Advanced LIGO detectors began operating in 2015 and are supported by the National Science Foundation, with key contributions from the UK Science and Technology Facilities Council, the Max Planck Society of Germany, and the Australian Research Council. The detection of gravitational waves was first reported in 2016 by the LIGO Scientific Collaboration (LSC) and the Virgo Collaboration with the international participation of scientists from several universities and research institutions. More than 1,000 scientists involved in the project and the analysis of the data are organized by the LSC,

In 2017, the Nobel Prize in Physics was awarded to Rainer Weiss, Kip Thorne and Barry C. Barish “for decisive contributions to the LIGO detector and the observation of gravitational waves.” As of December 2018, LIGO has made 11 detections of gravitational waves, of which 10 are from binary black hole mergers. The other event was the first detection of a collision of two neutron stars.

About Caltech

Caltech is an independent, privately supported institution with a 124-acre campus located in Pasadena, Calif. It is a world-renowned science and engineering institute that marshals some of the world’s brightest minds and most innovative tools to address fundamental scientific questions and pressing societal challenges.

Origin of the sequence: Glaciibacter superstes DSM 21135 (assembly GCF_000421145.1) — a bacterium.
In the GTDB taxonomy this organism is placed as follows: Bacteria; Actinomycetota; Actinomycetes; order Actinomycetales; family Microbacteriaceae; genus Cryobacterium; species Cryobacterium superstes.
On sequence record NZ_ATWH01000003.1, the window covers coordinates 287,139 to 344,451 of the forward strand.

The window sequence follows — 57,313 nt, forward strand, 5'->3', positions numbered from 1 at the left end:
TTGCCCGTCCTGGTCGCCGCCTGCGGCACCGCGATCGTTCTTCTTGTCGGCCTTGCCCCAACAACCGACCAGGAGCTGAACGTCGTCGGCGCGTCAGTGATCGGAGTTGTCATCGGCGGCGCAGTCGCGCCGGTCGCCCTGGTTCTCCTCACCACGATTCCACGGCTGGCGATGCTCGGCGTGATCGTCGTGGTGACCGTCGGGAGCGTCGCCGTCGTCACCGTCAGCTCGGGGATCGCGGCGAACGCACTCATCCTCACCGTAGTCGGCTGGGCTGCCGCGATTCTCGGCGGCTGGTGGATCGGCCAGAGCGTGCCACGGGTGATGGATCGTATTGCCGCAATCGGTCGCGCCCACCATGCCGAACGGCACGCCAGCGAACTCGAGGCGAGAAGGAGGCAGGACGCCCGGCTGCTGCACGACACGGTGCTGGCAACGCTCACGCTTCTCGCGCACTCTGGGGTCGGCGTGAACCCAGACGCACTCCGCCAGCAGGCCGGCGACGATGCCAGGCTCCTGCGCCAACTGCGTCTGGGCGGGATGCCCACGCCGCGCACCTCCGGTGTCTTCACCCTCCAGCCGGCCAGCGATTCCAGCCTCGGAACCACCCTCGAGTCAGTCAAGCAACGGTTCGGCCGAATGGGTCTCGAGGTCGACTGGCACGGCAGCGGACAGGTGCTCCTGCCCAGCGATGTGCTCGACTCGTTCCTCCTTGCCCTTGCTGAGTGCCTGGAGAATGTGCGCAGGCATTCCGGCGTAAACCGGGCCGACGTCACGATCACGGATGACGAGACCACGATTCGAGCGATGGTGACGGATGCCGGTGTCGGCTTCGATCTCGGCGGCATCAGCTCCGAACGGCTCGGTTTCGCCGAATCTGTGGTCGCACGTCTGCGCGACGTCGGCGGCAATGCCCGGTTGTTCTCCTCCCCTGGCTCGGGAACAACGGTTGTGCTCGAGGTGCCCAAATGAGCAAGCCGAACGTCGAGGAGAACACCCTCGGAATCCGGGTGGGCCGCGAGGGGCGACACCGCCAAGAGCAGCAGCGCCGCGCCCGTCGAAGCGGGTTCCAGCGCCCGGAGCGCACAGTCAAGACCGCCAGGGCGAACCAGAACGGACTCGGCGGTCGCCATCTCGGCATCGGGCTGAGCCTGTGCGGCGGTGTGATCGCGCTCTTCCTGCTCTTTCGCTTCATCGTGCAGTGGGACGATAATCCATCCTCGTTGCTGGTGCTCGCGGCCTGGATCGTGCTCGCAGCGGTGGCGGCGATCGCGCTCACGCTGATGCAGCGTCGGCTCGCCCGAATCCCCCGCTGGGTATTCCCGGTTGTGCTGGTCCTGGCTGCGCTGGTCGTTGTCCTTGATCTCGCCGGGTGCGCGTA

The Institute manages the Jet Propulsion Laboratory JPL for NASA, sending probes to explore the planets of our solar system and quantify changes on Earth. Caltech also owns and operates large-scale research facilities such as the Seismological Laboratory and a global network of astronomical observatories, including the Palomar and W. M. Keck Observatories. Caltech cofounded and co-manages LIGO.


About Nor-Tech

Nor-Tech built its reputation on the industry’s easiest-to-deploy cluster solutions and guaranteed no wait time support.  Nor-Tech is on CRN’s list of the top 40 Data Center Infrastructure Providers along with IBM, Oracle, Dell, and Supermicro and is also a member of Hyperion Research’s prestigious HPC Technical Computing Advisory Panel. The company designed and built the HPC cluster that enabled the first detection of a gravitational wave—a discovery destined to change history.  In addition to HPC clusters, Nor-Tech’s custom technology includes workstations, desktops, and servers for a range of applications including CAE, CFD, and FEA. Clients include some of the most respected organizations in the world. Nor-Tech engineers average 20+ years of experience and are responsible for significant high performance computing innovations. The company has been in business since 1998 and is headquartered in Burnsville, Minn. just outside of Minneapolis. To contact Nor-Tech call 952-808-1000/toll free: 877-808-1010 or visit Full release at: